hospitals. The relevant list here has the huge title of "Nomenclature
des actes professionnels des médecins, des chirurgiens-dentistes, des
sages-femmes et des auxiliaires médicaux". (NDAP) This covers a range
of medical procedures, not only tests. Key letters are assigned, for
instance KE for ultrasound ("actes d'échographie, de doppler"). The
value for KE is 1.89 Euros as you will see on this tariff:

To obtain a copy of the "Nomenclature des actes professionels", write
to one of these addresses:

UCANSS : 33, Avenue du Maine - 75755 Paris Cedex 15

Journal Officiel : 26, rue Desaix - 75732 Paris Cedex 15

The addresses are included in a document where you will find further
helpful information:

"Rapports entre les médecins et les caisses"

Catalogue des Actes Médicaux 

Public hospitals use a different list, the "Catalogue des actes
médicaux" (CDAM). Instead of a key-letter/coefficient, this has an
index of relative cost, "indice de coût relatif" or ICR.

It is arranged differently from the NDAP with all diagnostic tests
listed in Section A (Champ Alpha):

Catalogue des actes médicaux, champ alpha, actes diagnostiques et
thérapeutiques. Vol. 1

Catalogue des actes médicaux, champ alpha, actes diagnostiques et
thérapeutiques. Vol. 2, [Présentation par ordre croissant des codes,
indices de coût relatif, liste des modifications]

The hospital establishes the level of the ICR. 
I found an example telling the story of Monsieur Y. During his
hospital stay he had X-rays (examens de radiologie) valued at 6 ICR.
(Index of Relative Cost)
That year the entire activity of the radiology department was
equivalent to 200,000 ICR and 10 million francs, meaning one ICR was
costed at 50 francs.
So Monsieur Y's X-rays came in at 300 francs. (This was in 1994.)

"Combien coûte le séjour de Monsieur Y ?"

More detailed information on the CDAM and the public hospitals is
included in this document published on the Programme de Médicalisation
des Systèmes d'Information (PMSI) website:

Classification Commune des Actes Médicaux  

Because of the inconvenience of having two different coding/pricing
systems for medical procedures, and because of various inadequacies in
both systems, the French health system is moving towards a new
classification list, called the "classification commune des actes
médicaux" or CCAM. This will soon replace both the NDAP and CDAM.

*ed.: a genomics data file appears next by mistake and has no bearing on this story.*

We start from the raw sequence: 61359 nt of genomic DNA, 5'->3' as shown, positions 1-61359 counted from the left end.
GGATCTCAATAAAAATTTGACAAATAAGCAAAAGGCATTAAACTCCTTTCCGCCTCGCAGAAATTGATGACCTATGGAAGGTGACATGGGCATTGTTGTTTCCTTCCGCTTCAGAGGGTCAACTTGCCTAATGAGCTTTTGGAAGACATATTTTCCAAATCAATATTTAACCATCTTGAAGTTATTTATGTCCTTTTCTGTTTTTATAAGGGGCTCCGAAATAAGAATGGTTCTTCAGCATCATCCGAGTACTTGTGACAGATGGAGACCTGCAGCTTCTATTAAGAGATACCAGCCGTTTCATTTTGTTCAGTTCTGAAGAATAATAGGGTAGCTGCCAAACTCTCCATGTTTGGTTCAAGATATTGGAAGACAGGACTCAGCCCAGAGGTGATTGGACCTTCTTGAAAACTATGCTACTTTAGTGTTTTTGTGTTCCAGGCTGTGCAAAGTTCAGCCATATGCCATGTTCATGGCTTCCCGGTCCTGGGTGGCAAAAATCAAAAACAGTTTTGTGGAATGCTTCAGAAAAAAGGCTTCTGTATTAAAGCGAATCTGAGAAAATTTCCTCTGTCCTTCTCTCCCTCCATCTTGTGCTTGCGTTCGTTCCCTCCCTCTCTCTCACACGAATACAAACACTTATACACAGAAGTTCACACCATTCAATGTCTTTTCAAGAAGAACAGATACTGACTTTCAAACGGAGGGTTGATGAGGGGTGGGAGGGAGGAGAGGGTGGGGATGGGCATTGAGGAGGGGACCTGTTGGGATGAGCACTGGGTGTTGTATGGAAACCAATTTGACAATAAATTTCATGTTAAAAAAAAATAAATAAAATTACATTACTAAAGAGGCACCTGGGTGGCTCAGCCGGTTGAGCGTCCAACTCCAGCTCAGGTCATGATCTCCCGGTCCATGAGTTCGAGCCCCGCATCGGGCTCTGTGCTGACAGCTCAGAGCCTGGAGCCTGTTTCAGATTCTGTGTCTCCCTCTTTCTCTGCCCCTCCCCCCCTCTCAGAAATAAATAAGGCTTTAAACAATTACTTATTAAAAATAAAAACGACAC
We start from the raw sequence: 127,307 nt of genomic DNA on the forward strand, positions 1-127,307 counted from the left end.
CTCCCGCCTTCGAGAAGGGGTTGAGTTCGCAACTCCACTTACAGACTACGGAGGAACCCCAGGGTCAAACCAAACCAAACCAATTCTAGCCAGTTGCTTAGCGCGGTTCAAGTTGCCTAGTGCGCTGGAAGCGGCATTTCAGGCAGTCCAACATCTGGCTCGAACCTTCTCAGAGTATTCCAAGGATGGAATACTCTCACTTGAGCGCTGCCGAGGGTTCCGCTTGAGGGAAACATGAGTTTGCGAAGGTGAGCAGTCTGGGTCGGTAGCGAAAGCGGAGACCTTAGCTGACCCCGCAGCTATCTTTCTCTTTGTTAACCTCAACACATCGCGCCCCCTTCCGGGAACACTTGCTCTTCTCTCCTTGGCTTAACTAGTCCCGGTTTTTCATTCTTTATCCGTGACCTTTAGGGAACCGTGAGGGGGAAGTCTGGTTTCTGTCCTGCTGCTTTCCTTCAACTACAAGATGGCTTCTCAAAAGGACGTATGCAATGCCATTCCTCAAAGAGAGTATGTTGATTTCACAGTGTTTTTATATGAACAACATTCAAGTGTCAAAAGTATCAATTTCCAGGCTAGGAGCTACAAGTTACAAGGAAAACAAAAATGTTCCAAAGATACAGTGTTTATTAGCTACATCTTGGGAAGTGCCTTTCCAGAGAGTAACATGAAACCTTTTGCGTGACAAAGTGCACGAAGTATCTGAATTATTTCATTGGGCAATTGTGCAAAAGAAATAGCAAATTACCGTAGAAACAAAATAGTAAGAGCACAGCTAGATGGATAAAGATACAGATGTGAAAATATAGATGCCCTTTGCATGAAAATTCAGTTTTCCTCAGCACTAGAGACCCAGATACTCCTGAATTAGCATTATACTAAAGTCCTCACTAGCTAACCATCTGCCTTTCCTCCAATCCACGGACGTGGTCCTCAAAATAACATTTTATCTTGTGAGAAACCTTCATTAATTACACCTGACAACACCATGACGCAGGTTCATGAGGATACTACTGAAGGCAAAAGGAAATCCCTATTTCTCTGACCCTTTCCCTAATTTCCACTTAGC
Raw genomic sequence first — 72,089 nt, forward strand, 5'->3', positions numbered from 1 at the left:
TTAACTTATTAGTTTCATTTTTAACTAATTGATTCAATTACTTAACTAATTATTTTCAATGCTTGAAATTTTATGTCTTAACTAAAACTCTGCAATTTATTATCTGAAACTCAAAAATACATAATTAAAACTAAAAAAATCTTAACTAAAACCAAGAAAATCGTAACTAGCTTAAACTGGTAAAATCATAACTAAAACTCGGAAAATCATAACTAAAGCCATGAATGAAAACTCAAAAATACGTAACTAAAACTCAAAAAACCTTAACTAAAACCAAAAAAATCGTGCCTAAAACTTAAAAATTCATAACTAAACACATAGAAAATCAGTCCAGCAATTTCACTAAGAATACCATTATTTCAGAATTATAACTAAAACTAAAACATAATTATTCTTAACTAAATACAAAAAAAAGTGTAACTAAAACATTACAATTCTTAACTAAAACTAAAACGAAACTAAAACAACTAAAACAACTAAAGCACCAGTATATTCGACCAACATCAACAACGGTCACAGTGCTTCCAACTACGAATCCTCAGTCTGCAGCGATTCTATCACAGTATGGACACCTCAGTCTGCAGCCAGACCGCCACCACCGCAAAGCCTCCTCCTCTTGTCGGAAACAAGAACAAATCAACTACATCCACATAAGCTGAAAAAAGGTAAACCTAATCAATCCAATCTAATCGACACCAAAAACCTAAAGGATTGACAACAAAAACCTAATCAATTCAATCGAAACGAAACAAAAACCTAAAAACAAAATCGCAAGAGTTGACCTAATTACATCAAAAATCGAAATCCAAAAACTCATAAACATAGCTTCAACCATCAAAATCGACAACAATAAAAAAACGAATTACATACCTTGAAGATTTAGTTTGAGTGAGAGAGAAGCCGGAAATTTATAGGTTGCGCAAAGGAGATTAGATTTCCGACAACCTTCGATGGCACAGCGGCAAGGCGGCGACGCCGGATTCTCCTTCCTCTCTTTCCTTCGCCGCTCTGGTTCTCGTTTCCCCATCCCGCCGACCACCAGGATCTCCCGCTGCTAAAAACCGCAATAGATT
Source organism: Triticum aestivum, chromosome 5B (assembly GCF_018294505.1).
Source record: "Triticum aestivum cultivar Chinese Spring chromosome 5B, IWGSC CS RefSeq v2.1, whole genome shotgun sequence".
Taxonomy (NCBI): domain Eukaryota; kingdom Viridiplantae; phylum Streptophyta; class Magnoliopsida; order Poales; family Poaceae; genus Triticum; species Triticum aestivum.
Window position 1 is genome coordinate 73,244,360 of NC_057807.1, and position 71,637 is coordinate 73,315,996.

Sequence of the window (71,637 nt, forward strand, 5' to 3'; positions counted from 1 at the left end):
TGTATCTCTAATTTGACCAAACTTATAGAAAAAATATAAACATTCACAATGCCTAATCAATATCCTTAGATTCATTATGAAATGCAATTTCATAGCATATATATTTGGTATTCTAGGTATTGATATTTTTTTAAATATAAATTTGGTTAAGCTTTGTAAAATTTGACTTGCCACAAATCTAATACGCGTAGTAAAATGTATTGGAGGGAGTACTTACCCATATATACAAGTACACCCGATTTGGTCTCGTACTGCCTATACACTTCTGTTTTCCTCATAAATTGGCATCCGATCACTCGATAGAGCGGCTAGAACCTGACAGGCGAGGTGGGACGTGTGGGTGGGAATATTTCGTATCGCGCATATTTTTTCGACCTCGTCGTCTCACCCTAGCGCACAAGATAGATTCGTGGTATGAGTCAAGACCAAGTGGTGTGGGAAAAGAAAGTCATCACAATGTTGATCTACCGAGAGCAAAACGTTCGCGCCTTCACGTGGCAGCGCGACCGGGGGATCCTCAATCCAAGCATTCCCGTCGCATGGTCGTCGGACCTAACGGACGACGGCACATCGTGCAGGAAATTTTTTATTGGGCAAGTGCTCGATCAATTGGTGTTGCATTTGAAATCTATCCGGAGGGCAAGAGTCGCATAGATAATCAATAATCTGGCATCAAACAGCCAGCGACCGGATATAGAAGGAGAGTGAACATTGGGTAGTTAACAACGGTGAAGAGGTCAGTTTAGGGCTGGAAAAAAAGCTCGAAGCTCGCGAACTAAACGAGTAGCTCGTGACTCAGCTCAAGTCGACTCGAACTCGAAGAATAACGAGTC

The CCAM is divided into chapters (nervous system, eye, ear etc.),
with the diagnostic tests at the start of each chapter. Click the
links for more detail:

Although there is already plenty of information available about the
CCAM online, it is still not linked to a tariff in coefficients, euros
or anything else.

You could check here from time to time for developments:
Look out for anything related to "tarification".

Further Information

The French Health Service

The "Carte Vitale"

French Health Service is Best,3858,4139496-105965,00.html

Outline of reimbursement system from patient's point of view

Reimbursement of costs by type

More on the NABM

Agreement between laboratory directors and insurance companies

Reimbursement forms

More on reimbursement

Long report on health and finance:

I do hope you'll find this helpful. It's quite a challenge untangling
some of the bureaucracy around the French health service!

When you've had a chance to read through the answer and the pages I've
referred to, please ask if there's something I could clarify for you.
If you don't read French easily I realise it could get tough. So much
of the key material is not available in English.

Google's automatic translator offers some rough and ready help:

You could try these sites for translation of individual words:

Word Reference

Travlang (beware pop-up ads here)

As I say, just ask for 'clarification' if you have a query of any
kind, and I'll do my best to help.

Best Wishes - Leli

search terms:

French "health service"
"Sécurité Sociale" remboursement
analyses OR examens laboratoire
testes diagnostiques
tarif convention
tarif "Sécurité Sociale"
tarif hôpital OR hôpitaux
hôpital OR hôpitaux frais
tarif conventionnel
Santé tarification
carte vitale

Nomenclature des Actes Professionnels
Catalogue des Actes Médicaux
Nomenclature des Actes de Biologie Médicale
Classification Commune des Actes Médicaux 
indice coût relatif

"lettre-clé B" euros
coefficient tarif

searching on google and: (documents related to public services)

Ministry of Health website

When using google I found it best to restrict many searches to French
sites only, for example:

Santé tarification